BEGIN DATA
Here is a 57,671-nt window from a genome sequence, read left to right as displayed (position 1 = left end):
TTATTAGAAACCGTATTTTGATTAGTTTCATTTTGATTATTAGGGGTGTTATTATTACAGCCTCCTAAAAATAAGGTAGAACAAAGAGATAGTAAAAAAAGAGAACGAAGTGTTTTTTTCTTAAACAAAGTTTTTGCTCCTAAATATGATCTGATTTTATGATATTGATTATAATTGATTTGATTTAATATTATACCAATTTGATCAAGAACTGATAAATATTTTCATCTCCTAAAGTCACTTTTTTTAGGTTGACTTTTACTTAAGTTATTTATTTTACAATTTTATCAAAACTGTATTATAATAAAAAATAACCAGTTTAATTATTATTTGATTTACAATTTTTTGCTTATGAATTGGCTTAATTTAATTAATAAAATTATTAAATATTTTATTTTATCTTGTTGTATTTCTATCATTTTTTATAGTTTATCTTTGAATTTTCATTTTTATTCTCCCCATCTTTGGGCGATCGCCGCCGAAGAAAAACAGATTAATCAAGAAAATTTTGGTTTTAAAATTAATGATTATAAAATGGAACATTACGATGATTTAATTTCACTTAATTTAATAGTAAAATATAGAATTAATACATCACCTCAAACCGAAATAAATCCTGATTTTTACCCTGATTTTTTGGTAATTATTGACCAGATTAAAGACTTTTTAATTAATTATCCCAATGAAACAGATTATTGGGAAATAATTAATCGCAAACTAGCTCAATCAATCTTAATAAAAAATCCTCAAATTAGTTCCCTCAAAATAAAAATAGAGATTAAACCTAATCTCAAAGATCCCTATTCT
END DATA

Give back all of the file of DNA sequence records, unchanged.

Here is a 57,671-nt window from a genome sequence, read left to right as displayed (position 1 = left end):
TTATTAGAAACCGTATTTTGATTAGTTTCATTTTGATTATTAGGGGTGTTATTATTACAGCCTCCTAAAAATAAGGTAGAACAAAGAGATAGTAAAAAAAGAGAACGAAGTGTTTTTTTCTTAAACAAAGTTTTTGCTCCTAAATATGATCTGATTTTATGATATTGATTATAATTGATTTGATTTAATATTATACCAATTTGATCAAGAACTGATAAATATTTTCATCTCCTAAAGTCACTTTTTTTAGGTTGACTTTTACTTAAGTTATTTATTTTACAATTTTATCAAAACTGTATTATAATAAAAAATAACCAGTTTAATTATTATTTGATTTACAATTTTTTGCTTATGAATTGGCTTAATTTAATTAATAAAATTATTAAATATTTTATTTTATCTTGTTGTATTTCTATCATTTTTTATAGTTTATCTTTGAATTTTCATTTTTATTCTCCCCATCTTTGGGCGATCGCCGCCGAAGAAAAACAGATTAATCAAGAAAATTTTGGTTTTAAAATTAATGATTATAAAATGGAACATTACGATGATTTAATTTCACTTAATTTAATAGTAAAATATAGAATTAATACATCACCTCAAACCGAAATAAATCCTGATTTTTACCCTGATTTTTTGGTAATTATTGACCAGATTAAAGACTTTTTAATTAATTATCCCAATGAAACAGATTATTGGGAAATAATTAATCGCAAACTAGCTCAATCAATCTTAATAAAAAATCCTCAAATTAGTTCCCTCAAAATAAAAATAGAGATTAAACCTAATCTCAAAGATCCCTATTCT